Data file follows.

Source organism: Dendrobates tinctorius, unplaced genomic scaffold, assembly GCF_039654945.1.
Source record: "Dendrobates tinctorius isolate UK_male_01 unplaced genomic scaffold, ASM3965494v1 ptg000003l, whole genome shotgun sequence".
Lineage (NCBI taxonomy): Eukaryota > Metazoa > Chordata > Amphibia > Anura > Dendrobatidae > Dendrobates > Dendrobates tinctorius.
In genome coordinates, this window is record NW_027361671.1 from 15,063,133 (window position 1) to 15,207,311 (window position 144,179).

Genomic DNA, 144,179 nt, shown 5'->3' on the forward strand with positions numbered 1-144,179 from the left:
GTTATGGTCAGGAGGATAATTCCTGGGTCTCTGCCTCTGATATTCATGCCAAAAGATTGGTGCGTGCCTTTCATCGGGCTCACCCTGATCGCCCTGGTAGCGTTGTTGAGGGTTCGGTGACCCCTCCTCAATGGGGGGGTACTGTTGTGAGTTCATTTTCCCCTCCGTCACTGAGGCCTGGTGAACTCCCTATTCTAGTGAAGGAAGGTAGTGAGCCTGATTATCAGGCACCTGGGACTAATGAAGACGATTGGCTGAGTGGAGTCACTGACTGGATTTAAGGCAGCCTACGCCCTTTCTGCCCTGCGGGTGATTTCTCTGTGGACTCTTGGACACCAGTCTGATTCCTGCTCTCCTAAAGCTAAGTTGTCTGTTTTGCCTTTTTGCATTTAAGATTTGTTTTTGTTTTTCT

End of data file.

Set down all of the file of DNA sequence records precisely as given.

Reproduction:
Source organism: Dendrobates tinctorius, unplaced genomic scaffold, assembly GCF_039654945.1.
Source record: "Dendrobates tinctorius isolate UK_male_01 unplaced genomic scaffold, ASM3965494v1 ptg000003l, whole genome shotgun sequence".
Lineage (NCBI taxonomy): Eukaryota > Metazoa > Chordata > Amphibia > Anura > Dendrobatidae > Dendrobates > Dendrobates tinctorius.
In genome coordinates, this window is record NW_027361671.1 from 15,063,133 (window position 1) to 15,207,311 (window position 144,179).

Genomic DNA, 144,179 nt, shown 5'->3' on the forward strand with positions numbered 1-144,179 from the left:
GTTATGGTCAGGAGGATAATTCCTGGGTCTCTGCCTCTGATATTCATGCCAAAAGATTGGTGCGTGCCTTTCATCGGGCTCACCCTGATCGCCCTGGTAGCGTTGTTGAGGGTTCGGTGACCCCTCCTCAATGGGGGGGTACTGTTGTGAGTTCATTTTCCCCTCCGTCACTGAGGCCTGGTGAACTCCCTATTCTAGTGAAGGAAGGTAGTGAGCCTGATTATCAGGCACCTGGGACTAATGAAGACGATTGGCTGAGTGGAGTCACTGACTGGATTTAAGGCAGCCTACGCCCTTTCTGCCCTGCGGGTGATTTCTCTGTGGACTCTTGGACACCAGTCTGATTCCTGCTCTCCTAAAGCTAAGTTGTCTGTTTTGCCTTTTTGCATTTAAGATTTGTTTTTGTTTTTCT